Good help hard to find....

Discussion in 'Business Operations' started by ADVANCEDOHIO, Jan 23, 2009.


    ADVANCEDOHIO LawnSite Member
    Posts: 92

    Sounds like he made a decision and so did you. Hope he makes it. Ever heard of employees signing a waiver or agreement against bidding on or trying to take customers for a certain period of time. I have a friend that moonlights with a snow plow and he said that guy made him sign one??? I will try and get a copy of this and make it avaiable for anyone whos wants to see it. It might only be for "sub-contracting" type of work....not sure.
  2. paradise32258

    paradise32258 LawnSite Member
    Posts: 67

    yea i have a wavier now but i didnt not have it 3 monthes ago when i hired him. but its like what was said earlier in this post you try to help people out and give them extra hrs. etc. and they crap on you.. he said he will sign the wavier on monday, lol he states he wants to be friends haha im like ok you called out sick 3 days last week and someone i know seen you cutting grass one of those

    ADVANCEDOHIO LawnSite Member
    Posts: 92

    Sounds like.... Thanks for stopping "buddy". Wish him luck. He will see whats involved in starting a business doing this. If I hadnt got in so deep so fast I might have considered not doing it. Its been tough but Im getting by and Im very hopeful for this year. Overall its looking very very good already. Just been plowing snow lately and I gotta tell you Im glad I added that service. Its been very profitable.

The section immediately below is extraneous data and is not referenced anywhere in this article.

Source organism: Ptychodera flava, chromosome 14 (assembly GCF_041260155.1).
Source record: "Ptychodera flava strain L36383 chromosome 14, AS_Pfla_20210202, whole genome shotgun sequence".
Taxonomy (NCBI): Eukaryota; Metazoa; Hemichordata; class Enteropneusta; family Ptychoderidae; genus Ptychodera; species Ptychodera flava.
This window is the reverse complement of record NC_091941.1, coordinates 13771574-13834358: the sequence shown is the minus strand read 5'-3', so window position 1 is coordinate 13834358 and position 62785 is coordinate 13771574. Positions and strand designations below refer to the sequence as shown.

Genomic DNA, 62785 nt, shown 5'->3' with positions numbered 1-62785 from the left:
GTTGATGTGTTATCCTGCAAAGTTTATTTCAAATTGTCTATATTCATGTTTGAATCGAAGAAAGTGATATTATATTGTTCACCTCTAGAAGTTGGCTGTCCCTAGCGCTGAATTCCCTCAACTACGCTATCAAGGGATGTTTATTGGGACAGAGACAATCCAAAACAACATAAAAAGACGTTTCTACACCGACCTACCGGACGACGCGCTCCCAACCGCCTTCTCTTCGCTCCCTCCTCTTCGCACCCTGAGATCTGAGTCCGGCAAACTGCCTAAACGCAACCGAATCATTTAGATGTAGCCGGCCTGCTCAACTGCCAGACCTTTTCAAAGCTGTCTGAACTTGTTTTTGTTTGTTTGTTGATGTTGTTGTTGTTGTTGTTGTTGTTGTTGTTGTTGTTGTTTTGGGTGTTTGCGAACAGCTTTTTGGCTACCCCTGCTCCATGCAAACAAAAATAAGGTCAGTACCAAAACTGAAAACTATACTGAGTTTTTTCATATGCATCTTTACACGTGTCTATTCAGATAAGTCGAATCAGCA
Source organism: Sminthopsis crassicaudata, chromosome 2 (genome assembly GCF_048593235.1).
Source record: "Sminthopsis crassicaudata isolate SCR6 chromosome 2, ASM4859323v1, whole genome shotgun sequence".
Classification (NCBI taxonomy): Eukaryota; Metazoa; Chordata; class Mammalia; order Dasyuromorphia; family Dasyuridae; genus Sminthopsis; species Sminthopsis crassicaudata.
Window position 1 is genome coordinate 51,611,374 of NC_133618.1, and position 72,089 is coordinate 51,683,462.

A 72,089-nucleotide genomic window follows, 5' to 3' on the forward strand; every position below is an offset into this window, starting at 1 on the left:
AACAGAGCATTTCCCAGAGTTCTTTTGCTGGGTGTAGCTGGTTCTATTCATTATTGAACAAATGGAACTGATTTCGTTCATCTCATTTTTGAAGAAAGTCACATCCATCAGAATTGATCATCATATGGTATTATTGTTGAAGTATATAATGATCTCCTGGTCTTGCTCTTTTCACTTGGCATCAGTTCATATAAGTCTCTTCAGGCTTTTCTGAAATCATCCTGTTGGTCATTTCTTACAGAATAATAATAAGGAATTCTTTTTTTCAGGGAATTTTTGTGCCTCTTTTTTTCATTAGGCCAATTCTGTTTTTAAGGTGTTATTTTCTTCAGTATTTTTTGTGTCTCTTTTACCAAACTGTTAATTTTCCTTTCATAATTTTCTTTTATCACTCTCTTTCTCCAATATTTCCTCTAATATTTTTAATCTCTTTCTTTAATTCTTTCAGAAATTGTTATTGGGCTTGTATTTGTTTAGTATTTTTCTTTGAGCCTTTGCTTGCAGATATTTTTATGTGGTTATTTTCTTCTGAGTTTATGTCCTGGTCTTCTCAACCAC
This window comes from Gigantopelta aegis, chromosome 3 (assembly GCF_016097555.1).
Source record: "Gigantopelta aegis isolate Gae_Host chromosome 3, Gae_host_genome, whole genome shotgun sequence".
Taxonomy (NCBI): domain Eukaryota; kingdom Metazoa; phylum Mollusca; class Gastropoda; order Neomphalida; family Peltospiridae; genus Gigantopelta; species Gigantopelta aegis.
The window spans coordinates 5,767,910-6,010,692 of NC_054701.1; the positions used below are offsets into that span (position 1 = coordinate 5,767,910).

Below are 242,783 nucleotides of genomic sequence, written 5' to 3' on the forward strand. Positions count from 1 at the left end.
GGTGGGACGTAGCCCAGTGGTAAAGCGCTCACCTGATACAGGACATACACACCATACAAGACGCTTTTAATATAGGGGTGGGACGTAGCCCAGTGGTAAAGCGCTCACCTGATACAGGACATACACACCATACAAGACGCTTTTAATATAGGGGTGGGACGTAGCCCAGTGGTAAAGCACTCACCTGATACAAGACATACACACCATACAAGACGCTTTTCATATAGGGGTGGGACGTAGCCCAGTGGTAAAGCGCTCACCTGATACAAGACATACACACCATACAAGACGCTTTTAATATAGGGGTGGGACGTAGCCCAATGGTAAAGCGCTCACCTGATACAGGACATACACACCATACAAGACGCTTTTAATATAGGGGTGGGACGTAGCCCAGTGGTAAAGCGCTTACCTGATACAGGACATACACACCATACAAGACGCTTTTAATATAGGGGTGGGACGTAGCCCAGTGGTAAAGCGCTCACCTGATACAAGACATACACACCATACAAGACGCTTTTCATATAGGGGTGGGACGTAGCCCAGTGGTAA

4. lifetree

    lifetree LawnSite Fanatic
    Posts: 5,370

    I think you may have over reacted ... if he's just doing it during the slow season to make ends meet ... I'm not sure that's a conflict of interest !! It would be different if he was stealing your clients, but it doesn't sound like that's what happened.
  5. lifetree

    lifetree LawnSite Fanatic
    Posts: 5,370

    I hadn't gotten this far in the thread yet, my apology ... it sounds he needed to be let go !!
  6. JLL25

    JLL25 LawnSite Member
    Posts: 200

    The best thing to do is keep taking applications and weed the guys out that aren't going to work, before the end of thirty days so they can't draw unemployment on you. If you actually get good help, or someone with a good work ethic and common sense, then treat them right. Don't make open ended promises, and any commitments you make to that guy--KEEP.

    Be honest with your guys about everything, and if you can't be then just avoid topics that you don't want to discuss in detail. Let your guys know what you expect from them, and likewise what they can expect from you. Set goals and have evaluation periods, give them something to look foward to. Throw them a $50 if you had a really good week, and you know they really contributed to that.(maybe even a real THANK YOU)